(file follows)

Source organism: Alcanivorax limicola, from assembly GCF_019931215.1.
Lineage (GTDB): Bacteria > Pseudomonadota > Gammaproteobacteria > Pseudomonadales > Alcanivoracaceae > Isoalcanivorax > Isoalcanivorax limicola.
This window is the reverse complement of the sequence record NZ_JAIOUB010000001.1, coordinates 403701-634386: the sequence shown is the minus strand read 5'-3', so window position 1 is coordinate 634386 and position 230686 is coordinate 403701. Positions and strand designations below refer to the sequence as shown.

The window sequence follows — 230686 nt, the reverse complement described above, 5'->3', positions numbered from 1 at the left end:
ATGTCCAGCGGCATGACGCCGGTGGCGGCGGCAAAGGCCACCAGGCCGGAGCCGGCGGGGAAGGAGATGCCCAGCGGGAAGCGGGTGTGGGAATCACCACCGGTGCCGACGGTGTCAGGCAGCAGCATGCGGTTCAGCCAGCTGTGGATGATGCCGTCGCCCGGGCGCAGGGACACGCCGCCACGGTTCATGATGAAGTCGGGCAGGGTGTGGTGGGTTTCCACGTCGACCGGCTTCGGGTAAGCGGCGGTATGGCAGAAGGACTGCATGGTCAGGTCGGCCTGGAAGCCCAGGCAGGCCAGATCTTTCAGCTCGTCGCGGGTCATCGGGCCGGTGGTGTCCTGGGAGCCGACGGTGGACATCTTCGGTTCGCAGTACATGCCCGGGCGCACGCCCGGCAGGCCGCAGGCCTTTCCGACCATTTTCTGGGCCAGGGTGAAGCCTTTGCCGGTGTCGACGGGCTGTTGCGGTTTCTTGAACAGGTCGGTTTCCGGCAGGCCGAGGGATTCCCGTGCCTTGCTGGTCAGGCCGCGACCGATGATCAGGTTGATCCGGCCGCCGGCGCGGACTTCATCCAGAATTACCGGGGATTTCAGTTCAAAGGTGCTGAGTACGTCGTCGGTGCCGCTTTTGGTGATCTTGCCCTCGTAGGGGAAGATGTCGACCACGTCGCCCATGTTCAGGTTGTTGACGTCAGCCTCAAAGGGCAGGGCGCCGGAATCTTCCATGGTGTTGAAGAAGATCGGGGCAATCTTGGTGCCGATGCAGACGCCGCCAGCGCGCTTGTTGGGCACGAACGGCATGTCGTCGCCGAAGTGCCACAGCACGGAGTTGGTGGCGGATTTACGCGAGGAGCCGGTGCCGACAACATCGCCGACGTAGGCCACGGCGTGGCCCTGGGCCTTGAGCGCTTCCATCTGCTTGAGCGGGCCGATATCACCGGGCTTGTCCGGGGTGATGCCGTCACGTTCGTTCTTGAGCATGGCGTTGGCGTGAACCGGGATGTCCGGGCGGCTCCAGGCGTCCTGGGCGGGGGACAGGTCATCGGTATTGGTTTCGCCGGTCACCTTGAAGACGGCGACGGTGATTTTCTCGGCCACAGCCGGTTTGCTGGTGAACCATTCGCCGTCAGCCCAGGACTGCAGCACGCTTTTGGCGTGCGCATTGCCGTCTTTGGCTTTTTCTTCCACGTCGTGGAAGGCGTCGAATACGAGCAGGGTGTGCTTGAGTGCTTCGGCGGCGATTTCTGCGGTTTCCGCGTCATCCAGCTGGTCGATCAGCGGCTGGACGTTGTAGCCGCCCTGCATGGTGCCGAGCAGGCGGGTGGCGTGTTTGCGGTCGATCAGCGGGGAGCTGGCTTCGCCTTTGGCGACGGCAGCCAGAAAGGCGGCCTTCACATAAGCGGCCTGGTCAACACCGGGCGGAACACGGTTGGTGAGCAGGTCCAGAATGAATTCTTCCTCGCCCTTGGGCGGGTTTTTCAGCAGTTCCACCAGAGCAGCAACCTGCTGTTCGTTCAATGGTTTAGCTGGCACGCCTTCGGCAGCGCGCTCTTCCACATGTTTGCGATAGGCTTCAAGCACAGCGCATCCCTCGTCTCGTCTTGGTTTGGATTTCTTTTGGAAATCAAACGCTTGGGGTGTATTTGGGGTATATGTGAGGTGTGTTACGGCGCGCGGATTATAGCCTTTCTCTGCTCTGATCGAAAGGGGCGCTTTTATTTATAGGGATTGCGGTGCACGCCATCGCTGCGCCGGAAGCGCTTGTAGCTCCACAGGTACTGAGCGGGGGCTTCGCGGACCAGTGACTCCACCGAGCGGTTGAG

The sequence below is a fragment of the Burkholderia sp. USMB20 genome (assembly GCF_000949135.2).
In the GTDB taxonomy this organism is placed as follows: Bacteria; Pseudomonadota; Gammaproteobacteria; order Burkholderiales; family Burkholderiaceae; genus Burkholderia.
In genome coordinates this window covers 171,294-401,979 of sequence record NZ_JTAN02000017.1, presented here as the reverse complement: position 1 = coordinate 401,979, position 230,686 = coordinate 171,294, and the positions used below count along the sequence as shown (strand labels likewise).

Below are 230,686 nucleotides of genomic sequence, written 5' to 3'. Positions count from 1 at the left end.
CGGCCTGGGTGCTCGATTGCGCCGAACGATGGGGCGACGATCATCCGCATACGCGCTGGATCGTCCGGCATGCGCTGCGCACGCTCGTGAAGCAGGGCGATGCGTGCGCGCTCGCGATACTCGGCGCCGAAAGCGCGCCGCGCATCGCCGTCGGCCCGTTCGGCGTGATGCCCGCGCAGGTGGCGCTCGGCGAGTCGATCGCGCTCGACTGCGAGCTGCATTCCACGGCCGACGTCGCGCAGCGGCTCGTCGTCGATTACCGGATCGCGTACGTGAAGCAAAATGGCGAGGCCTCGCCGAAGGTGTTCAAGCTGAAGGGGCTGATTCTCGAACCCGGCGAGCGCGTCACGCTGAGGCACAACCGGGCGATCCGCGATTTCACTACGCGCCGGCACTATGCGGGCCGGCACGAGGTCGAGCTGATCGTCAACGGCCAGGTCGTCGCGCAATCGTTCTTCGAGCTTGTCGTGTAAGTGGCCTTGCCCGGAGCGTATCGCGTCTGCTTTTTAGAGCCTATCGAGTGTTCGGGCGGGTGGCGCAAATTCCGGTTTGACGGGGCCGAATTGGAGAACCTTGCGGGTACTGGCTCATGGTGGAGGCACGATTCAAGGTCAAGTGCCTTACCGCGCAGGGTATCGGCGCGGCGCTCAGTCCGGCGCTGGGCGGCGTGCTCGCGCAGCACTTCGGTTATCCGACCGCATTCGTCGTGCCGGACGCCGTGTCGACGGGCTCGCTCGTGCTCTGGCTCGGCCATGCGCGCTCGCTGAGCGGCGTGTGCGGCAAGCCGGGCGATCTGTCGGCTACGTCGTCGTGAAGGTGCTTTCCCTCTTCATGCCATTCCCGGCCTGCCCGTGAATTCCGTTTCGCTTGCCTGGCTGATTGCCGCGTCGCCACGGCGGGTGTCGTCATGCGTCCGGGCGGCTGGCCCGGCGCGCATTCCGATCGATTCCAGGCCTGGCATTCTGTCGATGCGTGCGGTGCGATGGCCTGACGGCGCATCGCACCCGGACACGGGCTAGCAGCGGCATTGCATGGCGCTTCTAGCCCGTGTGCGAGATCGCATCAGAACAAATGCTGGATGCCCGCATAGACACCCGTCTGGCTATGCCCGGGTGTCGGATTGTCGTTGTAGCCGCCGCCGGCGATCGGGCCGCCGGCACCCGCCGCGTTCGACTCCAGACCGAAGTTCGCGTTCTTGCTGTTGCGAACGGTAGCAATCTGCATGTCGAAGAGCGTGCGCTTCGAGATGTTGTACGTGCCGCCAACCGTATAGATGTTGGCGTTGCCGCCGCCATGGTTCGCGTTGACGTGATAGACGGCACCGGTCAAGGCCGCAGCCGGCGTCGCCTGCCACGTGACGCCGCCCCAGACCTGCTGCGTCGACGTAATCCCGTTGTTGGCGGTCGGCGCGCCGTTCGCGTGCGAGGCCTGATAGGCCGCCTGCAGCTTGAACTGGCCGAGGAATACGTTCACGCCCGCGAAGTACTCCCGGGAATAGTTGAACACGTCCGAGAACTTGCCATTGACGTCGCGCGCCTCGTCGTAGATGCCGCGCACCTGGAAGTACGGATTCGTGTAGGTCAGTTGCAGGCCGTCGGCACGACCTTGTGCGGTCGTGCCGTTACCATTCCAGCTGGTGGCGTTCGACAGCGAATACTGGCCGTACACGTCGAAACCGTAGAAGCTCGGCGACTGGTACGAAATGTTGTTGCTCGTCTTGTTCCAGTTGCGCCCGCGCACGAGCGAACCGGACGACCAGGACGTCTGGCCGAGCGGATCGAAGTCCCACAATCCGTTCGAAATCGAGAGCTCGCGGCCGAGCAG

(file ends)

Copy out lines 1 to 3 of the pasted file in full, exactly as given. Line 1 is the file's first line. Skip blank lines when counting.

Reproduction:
Source organism: Alcanivorax limicola, from assembly GCF_019931215.1.
Lineage (GTDB): Bacteria > Pseudomonadota > Gammaproteobacteria > Pseudomonadales > Alcanivoracaceae > Isoalcanivorax > Isoalcanivorax limicola.
This window is the reverse complement of the sequence record NZ_JAIOUB010000001.1, coordinates 403701-634386: the sequence shown is the minus strand read 5'-3', so window position 1 is coordinate 634386 and position 230686 is coordinate 403701. Positions and strand designations below refer to the sequence as shown.